I don't really squint (at least not the "looking through your eyelashes" way), I prefer just turning my vision blurry so I just see big blocks of colour...

    But I don't really know how to describe how you do that. You just do. And I'm not sure if it's actually better than squinting, but I don't like squinting 'cause it's straining and it makes everything darker than it really is.
    perhaps what you're talking about is crossing the eyes ever so slightly. if done very slightly, not going too far as to see double, it can produce a useful blurry effect, without any strain or restricting how much light comes into the eyes.

    for anyone trying this, if its hard, try closing one eye, and then trying to make your vision go blurry, doing the same eye-movement you would as if you were crossing your eyes, without straining.
    having one eye closed might also make it easier to lay out the blocks of shapes onto a 2d plane, since you're no longer looking at a 3d-mashup of two eye-images, just one single definite view. (sort of like transforming the view infront of you into a temporary photo).

    Painting depends on your state of mind and everything affects your state of mind. Use music, food, your workspace, your relationships and your intention to your advantage. Create an ecosystem of creativity for yourself.


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  19. #13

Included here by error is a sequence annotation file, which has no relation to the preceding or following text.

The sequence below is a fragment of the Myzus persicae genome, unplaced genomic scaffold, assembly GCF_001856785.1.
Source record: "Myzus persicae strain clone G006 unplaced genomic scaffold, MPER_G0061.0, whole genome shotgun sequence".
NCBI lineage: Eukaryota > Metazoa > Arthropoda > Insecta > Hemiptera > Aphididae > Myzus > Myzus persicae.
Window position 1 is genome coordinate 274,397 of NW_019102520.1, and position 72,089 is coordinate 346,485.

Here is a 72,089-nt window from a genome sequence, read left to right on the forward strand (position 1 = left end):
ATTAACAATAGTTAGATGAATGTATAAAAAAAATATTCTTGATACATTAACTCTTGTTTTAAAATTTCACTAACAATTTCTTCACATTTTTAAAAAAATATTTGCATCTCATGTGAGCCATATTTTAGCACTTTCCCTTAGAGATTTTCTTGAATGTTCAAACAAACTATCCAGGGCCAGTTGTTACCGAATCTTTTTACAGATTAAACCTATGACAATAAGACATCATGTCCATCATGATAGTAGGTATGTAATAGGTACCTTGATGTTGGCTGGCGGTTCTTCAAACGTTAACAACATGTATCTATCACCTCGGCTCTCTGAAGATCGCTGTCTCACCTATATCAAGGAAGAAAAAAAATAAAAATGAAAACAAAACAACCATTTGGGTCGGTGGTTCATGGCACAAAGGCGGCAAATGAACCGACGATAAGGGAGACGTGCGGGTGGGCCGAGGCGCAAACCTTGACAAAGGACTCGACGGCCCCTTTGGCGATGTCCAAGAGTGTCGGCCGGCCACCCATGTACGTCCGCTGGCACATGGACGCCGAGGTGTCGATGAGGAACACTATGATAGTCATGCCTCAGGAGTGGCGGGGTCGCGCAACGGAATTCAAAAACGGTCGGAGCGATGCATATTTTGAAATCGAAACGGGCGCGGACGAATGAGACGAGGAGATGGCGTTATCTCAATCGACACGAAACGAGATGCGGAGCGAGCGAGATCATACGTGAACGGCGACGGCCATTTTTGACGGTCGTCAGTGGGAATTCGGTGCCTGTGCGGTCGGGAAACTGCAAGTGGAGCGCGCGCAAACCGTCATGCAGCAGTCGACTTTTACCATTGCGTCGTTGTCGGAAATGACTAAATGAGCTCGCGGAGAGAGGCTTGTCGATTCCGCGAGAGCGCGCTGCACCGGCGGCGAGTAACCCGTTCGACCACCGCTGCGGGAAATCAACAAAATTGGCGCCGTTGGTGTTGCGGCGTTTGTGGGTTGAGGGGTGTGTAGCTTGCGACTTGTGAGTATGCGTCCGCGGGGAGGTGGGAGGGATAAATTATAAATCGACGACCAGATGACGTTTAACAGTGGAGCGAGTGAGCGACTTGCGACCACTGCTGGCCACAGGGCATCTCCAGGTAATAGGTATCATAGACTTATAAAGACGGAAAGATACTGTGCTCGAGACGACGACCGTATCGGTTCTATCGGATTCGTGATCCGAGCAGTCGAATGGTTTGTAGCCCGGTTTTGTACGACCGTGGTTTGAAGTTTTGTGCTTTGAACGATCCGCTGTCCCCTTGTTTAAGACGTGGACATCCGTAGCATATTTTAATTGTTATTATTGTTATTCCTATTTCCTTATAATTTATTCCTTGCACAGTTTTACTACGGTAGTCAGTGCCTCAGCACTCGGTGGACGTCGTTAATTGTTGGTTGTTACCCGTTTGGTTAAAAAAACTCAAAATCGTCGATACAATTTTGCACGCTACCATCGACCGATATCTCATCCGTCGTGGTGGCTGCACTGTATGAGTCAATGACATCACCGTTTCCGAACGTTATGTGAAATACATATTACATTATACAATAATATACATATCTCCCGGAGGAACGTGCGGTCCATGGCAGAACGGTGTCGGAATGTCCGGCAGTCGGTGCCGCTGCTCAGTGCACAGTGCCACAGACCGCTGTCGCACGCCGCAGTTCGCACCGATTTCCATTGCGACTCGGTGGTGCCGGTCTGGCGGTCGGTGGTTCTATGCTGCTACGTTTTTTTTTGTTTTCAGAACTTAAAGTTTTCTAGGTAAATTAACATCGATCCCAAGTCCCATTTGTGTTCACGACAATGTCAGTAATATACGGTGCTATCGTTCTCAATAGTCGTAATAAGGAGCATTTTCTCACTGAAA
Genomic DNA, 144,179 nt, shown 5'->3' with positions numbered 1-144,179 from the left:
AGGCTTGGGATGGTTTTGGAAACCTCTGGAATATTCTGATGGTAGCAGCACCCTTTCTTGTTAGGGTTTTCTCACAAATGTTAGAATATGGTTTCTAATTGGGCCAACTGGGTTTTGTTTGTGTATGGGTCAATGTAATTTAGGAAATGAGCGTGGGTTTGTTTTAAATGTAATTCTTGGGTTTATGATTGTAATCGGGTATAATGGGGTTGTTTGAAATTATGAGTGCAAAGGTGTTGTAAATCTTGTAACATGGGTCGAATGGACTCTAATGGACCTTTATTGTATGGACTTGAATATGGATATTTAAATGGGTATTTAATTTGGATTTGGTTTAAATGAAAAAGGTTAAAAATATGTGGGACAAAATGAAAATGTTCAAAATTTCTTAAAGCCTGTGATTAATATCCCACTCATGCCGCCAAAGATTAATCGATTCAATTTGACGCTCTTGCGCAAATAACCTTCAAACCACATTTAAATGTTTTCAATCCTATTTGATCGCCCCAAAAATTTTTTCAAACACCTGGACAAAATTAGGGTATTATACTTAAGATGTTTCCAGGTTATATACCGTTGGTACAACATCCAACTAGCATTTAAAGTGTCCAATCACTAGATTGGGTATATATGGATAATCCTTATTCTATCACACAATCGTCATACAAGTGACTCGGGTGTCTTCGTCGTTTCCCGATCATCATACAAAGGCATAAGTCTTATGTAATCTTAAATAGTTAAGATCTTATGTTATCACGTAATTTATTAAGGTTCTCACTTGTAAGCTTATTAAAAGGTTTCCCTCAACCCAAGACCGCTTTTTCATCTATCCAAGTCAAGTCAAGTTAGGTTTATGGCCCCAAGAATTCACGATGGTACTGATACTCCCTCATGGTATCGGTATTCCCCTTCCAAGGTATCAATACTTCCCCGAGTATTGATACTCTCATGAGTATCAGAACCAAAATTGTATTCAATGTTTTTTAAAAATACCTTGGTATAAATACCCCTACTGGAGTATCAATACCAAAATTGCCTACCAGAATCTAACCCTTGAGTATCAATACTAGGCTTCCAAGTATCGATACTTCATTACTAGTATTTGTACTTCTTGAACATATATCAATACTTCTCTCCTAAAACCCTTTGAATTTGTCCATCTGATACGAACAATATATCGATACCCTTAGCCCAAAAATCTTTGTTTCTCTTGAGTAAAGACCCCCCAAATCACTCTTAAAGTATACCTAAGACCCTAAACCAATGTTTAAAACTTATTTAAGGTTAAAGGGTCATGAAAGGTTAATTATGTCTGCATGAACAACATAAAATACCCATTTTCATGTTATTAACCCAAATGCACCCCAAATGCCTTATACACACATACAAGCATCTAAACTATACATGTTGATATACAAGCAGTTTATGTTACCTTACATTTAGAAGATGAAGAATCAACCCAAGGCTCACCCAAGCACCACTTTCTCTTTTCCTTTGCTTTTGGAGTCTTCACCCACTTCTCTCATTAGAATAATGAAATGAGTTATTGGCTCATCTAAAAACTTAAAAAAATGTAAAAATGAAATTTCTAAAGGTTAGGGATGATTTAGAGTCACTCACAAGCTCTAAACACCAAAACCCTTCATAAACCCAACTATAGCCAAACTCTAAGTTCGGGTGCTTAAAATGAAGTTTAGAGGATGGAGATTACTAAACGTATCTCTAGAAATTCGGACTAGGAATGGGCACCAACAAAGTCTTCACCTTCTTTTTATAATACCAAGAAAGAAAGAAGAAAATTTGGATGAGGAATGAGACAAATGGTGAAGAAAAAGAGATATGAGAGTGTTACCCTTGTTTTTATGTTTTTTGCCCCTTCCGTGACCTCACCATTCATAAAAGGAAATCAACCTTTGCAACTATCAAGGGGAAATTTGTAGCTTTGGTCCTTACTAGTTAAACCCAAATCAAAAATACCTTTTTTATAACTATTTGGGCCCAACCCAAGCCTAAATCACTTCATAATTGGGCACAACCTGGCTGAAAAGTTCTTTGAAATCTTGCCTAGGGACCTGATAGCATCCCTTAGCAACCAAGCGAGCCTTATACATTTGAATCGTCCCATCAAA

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    Makes me wonder how many people just take off their glasses and paint to block in major points.

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  20. #14
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    Quote Originally Posted by Benedikt View Post
    Plus, you look like the ultimate geek with a pair of binoculars in a life drawing session
    Or like the ultimate perv...

    I wonder if you could get the same result by wearing glasses of the wrong prescription...

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  21. #15
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    Quote Originally Posted by Benedikt View Post
    Plus, you look like the ultimate geek with a pair of binoculars in a life drawing session
    Or like the ultimate perv...

    I wonder if you could get the same result by wearing glasses of the wrong prescription...